Attracting the right investor audience is not an exact science. Management teams with a strong track record in making money for institutions have a head start. However, in the early days of a company’s quoted life, retail investors can be an important source of liquidity, and tax efficient sources of funds such the Enterprise Investment Scheme (EIS) and Venture Capital Trust (VCT) can be valuable sources of capital.
In order to keep the momentum going, setting out corporate objectives and, if appropriate, market expectations of financial results are vital, as well as the delivery of news flow against that. Press coverage is an important means of getting noticed by retail investors, as is broker-facilitated access to the wealth management community.
Engagement with the wealth management community can bring on a longer-term grade of retail holder. Even as the company grows, retail can remain an important element of the share register. Individuals who are able to deal in smaller trade sizes can trade more freely than the institutional funds and form the backbone of the capital base.
Indeed, those with EIS or VCT only mandates are unable to buy in the market and will be restricted from purchasing shares outside of an IPO or secondary fundraising.
Regular and thoughtful investment research, combined with active marketing by the company’s broker, and willingness by management teams to engage regularly with investors, is the key to bringing on institutions.
The timeframe between an initial meeting and an initial investment can be significant, as investor trust needs to be earned, but can result in long and supportive relationships. The small-cap investor community has something of a herd mentality. Sometimes it takes the appearance of one well-known investor on the register to spark the interest of the wider market.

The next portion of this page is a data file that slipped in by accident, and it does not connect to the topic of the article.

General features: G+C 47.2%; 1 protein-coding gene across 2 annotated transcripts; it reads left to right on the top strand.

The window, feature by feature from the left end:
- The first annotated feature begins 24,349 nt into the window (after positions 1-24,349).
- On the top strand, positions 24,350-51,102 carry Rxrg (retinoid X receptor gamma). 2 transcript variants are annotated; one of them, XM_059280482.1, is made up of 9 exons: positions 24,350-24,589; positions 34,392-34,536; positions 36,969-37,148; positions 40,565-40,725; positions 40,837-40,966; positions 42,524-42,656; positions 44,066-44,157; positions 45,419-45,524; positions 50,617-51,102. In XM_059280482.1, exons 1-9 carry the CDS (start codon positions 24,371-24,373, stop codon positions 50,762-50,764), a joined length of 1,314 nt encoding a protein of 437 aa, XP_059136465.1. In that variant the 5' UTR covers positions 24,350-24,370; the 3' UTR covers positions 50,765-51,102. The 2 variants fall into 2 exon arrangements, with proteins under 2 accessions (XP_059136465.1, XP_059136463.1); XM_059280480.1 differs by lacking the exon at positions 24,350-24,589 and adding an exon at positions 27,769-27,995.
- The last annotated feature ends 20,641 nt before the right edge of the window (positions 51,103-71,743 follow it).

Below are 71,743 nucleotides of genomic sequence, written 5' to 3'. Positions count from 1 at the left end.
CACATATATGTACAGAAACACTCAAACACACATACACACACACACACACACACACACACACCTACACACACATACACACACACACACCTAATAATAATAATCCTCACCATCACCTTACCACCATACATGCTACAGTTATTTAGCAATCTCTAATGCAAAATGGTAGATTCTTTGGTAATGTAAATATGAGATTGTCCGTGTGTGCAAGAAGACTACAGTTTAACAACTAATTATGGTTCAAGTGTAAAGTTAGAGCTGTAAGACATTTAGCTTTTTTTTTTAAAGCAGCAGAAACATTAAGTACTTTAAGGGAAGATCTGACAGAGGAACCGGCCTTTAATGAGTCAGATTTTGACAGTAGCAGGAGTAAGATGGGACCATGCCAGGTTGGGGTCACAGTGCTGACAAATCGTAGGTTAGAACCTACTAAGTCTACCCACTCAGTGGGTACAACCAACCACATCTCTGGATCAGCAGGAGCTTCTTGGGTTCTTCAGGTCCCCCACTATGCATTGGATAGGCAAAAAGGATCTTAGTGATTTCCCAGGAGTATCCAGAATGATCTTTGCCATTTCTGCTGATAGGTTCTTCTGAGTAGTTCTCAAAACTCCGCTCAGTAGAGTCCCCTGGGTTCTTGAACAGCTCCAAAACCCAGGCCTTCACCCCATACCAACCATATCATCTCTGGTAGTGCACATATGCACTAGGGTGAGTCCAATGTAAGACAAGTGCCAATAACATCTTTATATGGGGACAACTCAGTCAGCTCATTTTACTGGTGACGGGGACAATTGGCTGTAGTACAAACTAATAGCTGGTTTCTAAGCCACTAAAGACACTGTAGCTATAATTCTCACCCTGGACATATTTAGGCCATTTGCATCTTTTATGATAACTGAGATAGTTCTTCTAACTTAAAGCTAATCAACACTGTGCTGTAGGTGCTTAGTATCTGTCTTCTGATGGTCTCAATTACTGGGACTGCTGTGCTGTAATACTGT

Rules of engagement
Dwindling trading commissions and the advent of Mifid II have made it harder for small caps to attract the attention of analysts and non-house sell side research is virtually non-existent. The responsibility of providing a balanced opinion now lies with the company’s retained brokers, and in some cases, small caps receive no coverage at all.
In the same way that investor trust is vital for companies to nurture, institutions also need to have confidence in a broker. Without that it can be very difficult to open doors for the potential large caps of tomorrow.
Of course, it’s important to put your best foot forward when looking to raise capital. But it is equally, if not more, important to update investors and introduce the story to potential new participants on a regular basis. Especially when there is no deal on the table. Equally this can help to maintain market interest during periods where material news flow is quiet.
Honesty is best
Nothing goes up in a linear fashion. With that in mind, bad news needs to be communicated in as open a nature as possible: delivered in as timely a fashion as positive news. Should a company have any inkling that things are not going to plan, it should bring it to the market’s attention at the earliest possible moment.
It’s better to be over cautious and surprise to the upside, rather than try and ride out the storm until the last moment and catch the market off guard. The city has a long memory and the mis-management of expectations can take years to recover from.
It’s vital to have long-term followers who understand the dynamics of your business and investment merits. This is the only way to create buying interest in the market, which can help shares respond to good news and limit the downside when sellers enter the market.
Derren Nathan is head of research at London-based broker Hybridan